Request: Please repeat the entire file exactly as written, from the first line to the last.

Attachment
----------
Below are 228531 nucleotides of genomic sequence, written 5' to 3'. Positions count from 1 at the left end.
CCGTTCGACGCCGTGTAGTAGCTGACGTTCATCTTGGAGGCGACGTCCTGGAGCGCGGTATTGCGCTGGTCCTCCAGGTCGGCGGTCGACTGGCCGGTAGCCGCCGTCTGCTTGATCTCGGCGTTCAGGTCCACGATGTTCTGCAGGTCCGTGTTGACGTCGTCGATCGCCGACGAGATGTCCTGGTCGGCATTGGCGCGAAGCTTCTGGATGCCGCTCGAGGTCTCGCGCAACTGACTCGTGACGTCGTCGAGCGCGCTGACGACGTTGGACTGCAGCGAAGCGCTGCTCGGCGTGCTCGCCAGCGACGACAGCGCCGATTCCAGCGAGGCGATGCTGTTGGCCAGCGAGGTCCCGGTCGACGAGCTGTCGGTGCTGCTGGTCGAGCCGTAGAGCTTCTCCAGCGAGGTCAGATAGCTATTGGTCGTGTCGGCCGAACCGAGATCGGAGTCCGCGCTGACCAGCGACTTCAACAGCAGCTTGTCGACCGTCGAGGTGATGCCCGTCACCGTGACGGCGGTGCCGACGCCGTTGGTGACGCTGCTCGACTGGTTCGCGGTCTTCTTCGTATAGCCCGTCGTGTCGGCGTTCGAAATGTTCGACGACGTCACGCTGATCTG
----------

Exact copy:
Below are 228531 nucleotides of genomic sequence, written 5' to 3'. Positions count from 1 at the left end.
CCGTTCGACGCCGTGTAGTAGCTGACGTTCATCTTGGAGGCGACGTCCTGGAGCGCGGTATTGCGCTGGTCCTCCAGGTCGGCGGTCGACTGGCCGGTAGCCGCCGTCTGCTTGATCTCGGCGTTCAGGTCCACGATGTTCTGCAGGTCCGTGTTGACGTCGTCGATCGCCGACGAGATGTCCTGGTCGGCATTGGCGCGAAGCTTCTGGATGCCGCTCGAGGTCTCGCGCAACTGACTCGTGACGTCGTCGAGCGCGCTGACGACGTTGGACTGCAGCGAAGCGCTGCTCGGCGTGCTCGCCAGCGACGACAGCGCCGATTCCAGCGAGGCGATGCTGTTGGCCAGCGAGGTCCCGGTCGACGAGCTGTCGGTGCTGCTGGTCGAGCCGTAGAGCTTCTCCAGCGAGGTCAGATAGCTATTGGTCGTGTCGGCCGAACCGAGATCGGAGTCCGCGCTGACCAGCGACTTCAACAGCAGCTTGTCGACCGTCGAGGTGATGCCCGTCACCGTGACGGCGGTGCCGACGCCGTTGGTGACGCTGCTCGACTGGTTCGCGGTCTTCTTCGTATAGCCCGTCGTGTCGGCGTTCGAAATGTTCGACGACGTCACGCTGATCTG